I recently finished J. F. Bierlein's Parallel Myths and found it a fine little introduction to comparative mythology. Of most interest to readers of The Sci Fi Catholic will probably be Bierlein's essay in the final chapter on the relationship between myth and the three major monotheistic religions. Bierlein relates the following:
Some years ago, I attended a Christian conference and had occasion to speak to two women with dramatically different reactions to their experience in the study of myth.
The first woman had nothing whatsoever good to say about myth or mythology. The subject matter, she pointed out, exalted false gods. For her, the study of myth was merely a "tool of the devil" in the hands of "secular humanists" in a wholesale effort to devalue Christianity and excise its influence from society. The study of myth caused her to doubt her own faith. She did not want her children to study mythology in the public schools. She had even gone so far as to throw out her books on the subject in order to make certain that her home, her children's minds, and her own mind would never be contaminated by them.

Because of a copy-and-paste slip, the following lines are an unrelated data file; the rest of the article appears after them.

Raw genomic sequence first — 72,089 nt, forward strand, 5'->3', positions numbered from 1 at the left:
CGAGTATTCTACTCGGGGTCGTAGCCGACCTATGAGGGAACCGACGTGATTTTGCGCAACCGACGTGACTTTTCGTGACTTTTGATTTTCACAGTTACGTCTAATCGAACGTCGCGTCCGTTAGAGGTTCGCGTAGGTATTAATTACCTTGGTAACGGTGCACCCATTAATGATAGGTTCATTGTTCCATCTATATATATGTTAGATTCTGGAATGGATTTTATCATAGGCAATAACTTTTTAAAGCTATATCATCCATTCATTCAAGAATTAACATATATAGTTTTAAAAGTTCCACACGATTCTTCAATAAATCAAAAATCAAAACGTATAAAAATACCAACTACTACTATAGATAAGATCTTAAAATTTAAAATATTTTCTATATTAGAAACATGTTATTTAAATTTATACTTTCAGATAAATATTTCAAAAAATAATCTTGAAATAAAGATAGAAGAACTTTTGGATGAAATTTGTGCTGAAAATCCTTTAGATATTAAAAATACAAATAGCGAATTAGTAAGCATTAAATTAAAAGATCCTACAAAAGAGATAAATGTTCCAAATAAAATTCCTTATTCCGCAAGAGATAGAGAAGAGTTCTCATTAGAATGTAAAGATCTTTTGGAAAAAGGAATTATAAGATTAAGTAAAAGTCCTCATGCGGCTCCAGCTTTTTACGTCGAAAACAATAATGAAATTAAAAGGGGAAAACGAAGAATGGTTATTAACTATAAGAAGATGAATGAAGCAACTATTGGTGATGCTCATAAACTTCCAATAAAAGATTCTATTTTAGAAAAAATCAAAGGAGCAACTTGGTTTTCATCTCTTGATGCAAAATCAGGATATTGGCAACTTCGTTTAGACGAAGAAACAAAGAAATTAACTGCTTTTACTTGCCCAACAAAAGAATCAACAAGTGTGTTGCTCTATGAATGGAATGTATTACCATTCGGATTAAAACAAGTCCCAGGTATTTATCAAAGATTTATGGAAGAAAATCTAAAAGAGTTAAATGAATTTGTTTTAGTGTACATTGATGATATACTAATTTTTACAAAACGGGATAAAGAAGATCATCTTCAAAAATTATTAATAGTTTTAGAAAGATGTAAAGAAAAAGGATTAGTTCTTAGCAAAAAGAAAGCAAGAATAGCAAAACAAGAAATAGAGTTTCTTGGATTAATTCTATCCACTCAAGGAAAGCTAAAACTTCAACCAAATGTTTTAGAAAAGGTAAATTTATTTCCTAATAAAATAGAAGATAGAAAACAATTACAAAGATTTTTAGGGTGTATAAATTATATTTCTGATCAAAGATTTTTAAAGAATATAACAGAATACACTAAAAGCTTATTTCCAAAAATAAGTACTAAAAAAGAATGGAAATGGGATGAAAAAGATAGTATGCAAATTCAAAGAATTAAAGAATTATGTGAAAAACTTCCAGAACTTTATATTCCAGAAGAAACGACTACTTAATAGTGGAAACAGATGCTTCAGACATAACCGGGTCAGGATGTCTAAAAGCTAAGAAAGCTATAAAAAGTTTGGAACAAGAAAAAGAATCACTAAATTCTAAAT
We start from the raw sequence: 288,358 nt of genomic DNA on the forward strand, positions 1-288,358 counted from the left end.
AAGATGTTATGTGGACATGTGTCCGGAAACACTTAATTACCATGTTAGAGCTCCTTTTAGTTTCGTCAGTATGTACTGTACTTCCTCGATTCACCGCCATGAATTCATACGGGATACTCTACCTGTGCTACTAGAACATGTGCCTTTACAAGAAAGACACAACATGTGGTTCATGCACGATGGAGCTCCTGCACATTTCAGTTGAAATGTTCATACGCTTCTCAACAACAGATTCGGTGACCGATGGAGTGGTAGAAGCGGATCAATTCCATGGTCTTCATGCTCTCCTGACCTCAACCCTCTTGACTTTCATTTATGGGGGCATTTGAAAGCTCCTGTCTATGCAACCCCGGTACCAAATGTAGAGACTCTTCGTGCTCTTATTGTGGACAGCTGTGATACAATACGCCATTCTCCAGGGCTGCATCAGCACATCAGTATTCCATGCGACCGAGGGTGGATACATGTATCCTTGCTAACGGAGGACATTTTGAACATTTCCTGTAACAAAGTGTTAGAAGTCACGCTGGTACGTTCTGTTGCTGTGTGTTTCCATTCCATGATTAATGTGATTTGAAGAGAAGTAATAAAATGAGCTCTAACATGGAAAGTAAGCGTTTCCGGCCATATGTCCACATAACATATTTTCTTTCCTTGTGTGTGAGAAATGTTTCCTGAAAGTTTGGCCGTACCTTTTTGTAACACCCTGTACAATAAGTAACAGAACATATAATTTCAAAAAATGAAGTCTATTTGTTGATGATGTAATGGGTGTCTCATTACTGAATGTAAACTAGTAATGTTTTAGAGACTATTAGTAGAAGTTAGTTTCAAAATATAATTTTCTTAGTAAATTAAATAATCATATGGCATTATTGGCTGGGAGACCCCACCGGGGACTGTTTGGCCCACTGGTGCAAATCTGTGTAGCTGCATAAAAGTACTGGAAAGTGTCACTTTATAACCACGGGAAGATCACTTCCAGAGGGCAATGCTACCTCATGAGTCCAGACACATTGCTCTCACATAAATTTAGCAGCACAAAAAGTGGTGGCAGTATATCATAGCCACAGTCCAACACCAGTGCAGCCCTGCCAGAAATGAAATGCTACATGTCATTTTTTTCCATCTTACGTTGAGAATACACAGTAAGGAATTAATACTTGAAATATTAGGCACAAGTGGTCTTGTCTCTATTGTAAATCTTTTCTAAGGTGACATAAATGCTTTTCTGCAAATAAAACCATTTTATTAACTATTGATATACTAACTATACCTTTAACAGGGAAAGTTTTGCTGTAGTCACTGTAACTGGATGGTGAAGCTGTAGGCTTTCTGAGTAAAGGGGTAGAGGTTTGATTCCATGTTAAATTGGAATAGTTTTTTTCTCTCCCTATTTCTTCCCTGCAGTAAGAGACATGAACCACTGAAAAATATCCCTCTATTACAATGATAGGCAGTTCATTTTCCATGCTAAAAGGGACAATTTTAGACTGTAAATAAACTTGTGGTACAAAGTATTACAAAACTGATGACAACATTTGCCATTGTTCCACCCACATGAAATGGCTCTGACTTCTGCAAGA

The second woman drew the opposite conclusion from her studies. Lest you think that she was a "liberal" Christian, a New Age adherent, or anything but orthodox in her beliefs, think again. She was from Alabama, the heart of the American Bible Belt, and described herself as "born again" and "spirit-filled" She could not even remotely be construed as a "secular humanist." She had just completed the third of three classes in comparative religion at her local university and was enthusiastic about the effects on her religious life. The parallels between the myths of distant cultures and the stories of the Bible intrigued her and led her to see her faith as the satisfaction of universal human needs. She was fascinated, not threatened, by parallel virgin births and resurrections. For her, these motifs persisted in myth--and were expressed in Christianity--because they are true. [pp. 308-309]